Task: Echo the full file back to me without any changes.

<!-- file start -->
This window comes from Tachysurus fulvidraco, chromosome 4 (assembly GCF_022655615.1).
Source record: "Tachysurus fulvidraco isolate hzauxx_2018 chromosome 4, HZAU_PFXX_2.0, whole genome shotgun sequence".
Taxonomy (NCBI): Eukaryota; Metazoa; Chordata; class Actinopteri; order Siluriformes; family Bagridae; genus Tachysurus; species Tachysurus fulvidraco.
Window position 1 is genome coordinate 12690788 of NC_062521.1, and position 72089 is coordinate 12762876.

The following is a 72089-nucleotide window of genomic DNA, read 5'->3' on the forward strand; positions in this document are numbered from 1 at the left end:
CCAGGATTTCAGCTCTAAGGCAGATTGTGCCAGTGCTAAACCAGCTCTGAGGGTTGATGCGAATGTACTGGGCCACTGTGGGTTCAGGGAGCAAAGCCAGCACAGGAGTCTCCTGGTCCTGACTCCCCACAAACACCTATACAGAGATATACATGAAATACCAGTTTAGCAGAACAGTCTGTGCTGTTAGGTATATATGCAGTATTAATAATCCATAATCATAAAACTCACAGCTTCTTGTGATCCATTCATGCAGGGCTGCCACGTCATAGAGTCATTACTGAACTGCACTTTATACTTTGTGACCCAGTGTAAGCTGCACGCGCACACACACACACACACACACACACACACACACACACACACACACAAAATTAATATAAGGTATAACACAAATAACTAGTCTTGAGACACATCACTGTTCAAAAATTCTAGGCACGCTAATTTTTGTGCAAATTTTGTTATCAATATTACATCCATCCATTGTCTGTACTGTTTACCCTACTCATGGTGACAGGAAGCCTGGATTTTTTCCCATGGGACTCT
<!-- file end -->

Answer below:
This window comes from Tachysurus fulvidraco, chromosome 4 (assembly GCF_022655615.1).
Source record: "Tachysurus fulvidraco isolate hzauxx_2018 chromosome 4, HZAU_PFXX_2.0, whole genome shotgun sequence".
Taxonomy (NCBI): Eukaryota; Metazoa; Chordata; class Actinopteri; order Siluriformes; family Bagridae; genus Tachysurus; species Tachysurus fulvidraco.
Window position 1 is genome coordinate 12690788 of NC_062521.1, and position 72089 is coordinate 12762876.

The following is a 72089-nucleotide window of genomic DNA, read 5'->3' on the forward strand; positions in this document are numbered from 1 at the left end:
CCAGGATTTCAGCTCTAAGGCAGATTGTGCCAGTGCTAAACCAGCTCTGAGGGTTGATGCGAATGTACTGGGCCACTGTGGGTTCAGGGAGCAAAGCCAGCACAGGAGTCTCCTGGTCCTGACTCCCCACAAACACCTATACAGAGATATACATGAAATACCAGTTTAGCAGAACAGTCTGTGCTGTTAGGTATATATGCAGTATTAATAATCCATAATCATAAAACTCACAGCTTCTTGTGATCCATTCATGCAGGGCTGCCACGTCATAGAGTCATTACTGAACTGCACTTTATACTTTGTGACCCAGTGTAAGCTGCACGCGCACACACACACACACACACACACACACACACACACACACACACACAAAATTAATATAAGGTATAACACAAATAACTAGTCTTGAGACACATCACTGTTCAAAAATTCTAGGCACGCTAATTTTTGTGCAAATTTTGTTATCAATATTACATCCATCCATTGTCTGTACTGTTTACCCTACTCATGGTGACAGGAAGCCTGGATTTTTTCCCATGGGACTCT